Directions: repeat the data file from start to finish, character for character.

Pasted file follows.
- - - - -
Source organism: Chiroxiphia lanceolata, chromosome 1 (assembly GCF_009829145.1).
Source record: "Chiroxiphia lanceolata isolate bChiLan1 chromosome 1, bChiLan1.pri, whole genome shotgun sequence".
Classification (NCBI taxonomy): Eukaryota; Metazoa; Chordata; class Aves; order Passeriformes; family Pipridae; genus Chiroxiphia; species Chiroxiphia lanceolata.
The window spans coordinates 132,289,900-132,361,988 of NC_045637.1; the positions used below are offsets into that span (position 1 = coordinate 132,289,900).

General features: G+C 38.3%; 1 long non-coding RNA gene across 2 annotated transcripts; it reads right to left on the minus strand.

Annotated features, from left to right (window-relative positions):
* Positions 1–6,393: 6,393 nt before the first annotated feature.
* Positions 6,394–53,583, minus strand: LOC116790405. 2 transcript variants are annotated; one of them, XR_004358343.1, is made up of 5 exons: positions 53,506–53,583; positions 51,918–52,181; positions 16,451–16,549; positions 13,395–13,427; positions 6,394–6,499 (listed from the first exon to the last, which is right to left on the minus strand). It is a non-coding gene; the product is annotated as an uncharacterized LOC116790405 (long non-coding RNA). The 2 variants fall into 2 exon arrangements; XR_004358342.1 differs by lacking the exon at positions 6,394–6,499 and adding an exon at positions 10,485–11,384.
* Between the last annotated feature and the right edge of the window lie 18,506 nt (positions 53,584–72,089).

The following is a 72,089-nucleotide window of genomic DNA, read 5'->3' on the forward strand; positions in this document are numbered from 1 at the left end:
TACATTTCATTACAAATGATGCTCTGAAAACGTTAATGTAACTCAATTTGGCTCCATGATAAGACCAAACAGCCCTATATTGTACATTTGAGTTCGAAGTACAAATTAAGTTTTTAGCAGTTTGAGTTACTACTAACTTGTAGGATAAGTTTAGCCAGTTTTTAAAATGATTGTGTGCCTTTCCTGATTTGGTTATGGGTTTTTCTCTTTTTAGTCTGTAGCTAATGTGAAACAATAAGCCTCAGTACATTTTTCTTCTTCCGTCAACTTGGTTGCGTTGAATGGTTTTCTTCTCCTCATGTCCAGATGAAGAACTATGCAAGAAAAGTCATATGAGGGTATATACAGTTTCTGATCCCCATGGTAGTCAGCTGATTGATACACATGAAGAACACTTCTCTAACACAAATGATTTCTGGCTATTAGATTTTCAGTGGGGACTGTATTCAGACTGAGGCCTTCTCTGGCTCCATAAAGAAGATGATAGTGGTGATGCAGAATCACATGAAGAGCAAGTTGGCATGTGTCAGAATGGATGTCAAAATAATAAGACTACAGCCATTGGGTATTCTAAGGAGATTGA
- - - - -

Source organism: Chiroxiphia lanceolata, chromosome 1 (assembly GCF_009829145.1).
Source record: "Chiroxiphia lanceolata isolate bChiLan1 chromosome 1, bChiLan1.pri, whole genome shotgun sequence".
Classification (NCBI taxonomy): Eukaryota; Metazoa; Chordata; class Aves; order Passeriformes; family Pipridae; genus Chiroxiphia; species Chiroxiphia lanceolata.
The window spans coordinates 132,289,900-132,361,988 of NC_045637.1; the positions used below are offsets into that span (position 1 = coordinate 132,289,900).

General features: G+C 38.3%; 1 long non-coding RNA gene across 2 annotated transcripts; it reads right to left on the minus strand.

Annotated features, from left to right (window-relative positions):
* Positions 1–6,393: 6,393 nt before the first annotated feature.
* Positions 6,394–53,583, minus strand: LOC116790405. 2 transcript variants are annotated; one of them, XR_004358343.1, is made up of 5 exons: positions 53,506–53,583; positions 51,918–52,181; positions 16,451–16,549; positions 13,395–13,427; positions 6,394–6,499 (listed from the first exon to the last, which is right to left on the minus strand). It is a non-coding gene; the product is annotated as an uncharacterized LOC116790405 (long non-coding RNA). The 2 variants fall into 2 exon arrangements; XR_004358342.1 differs by lacking the exon at positions 6,394–6,499 and adding an exon at positions 10,485–11,384.
* Between the last annotated feature and the right edge of the window lie 18,506 nt (positions 53,584–72,089).

The following is a 72,089-nucleotide window of genomic DNA, read 5'->3' on the forward strand; positions in this document are numbered from 1 at the left end:
TACATTTCATTACAAATGATGCTCTGAAAACGTTAATGTAACTCAATTTGGCTCCATGATAAGACCAAACAGCCCTATATTGTACATTTGAGTTCGAAGTACAAATTAAGTTTTTAGCAGTTTGAGTTACTACTAACTTGTAGGATAAGTTTAGCCAGTTTTTAAAATGATTGTGTGCCTTTCCTGATTTGGTTATGGGTTTTTCTCTTTTTAGTCTGTAGCTAATGTGAAACAATAAGCCTCAGTACATTTTTCTTCTTCCGTCAACTTGGTTGCGTTGAATGGTTTTCTTCTCCTCATGTCCAGATGAAGAACTATGCAAGAAAAGTCATATGAGGGTATATACAGTTTCTGATCCCCATGGTAGTCAGCTGATTGATACACATGAAGAACACTTCTCTAACACAAATGATTTCTGGCTATTAGATTTTCAGTGGGGACTGTATTCAGACTGAGGCCTTCTCTGGCTCCATAAAGAAGATGATAGTGGTGATGCAGAATCACATGAAGAGCAAGTTGGCATGTGTCAGAATGGATGTCAAAATAATAAGACTACAGCCATTGGGTATTCTAAGGAGATTGA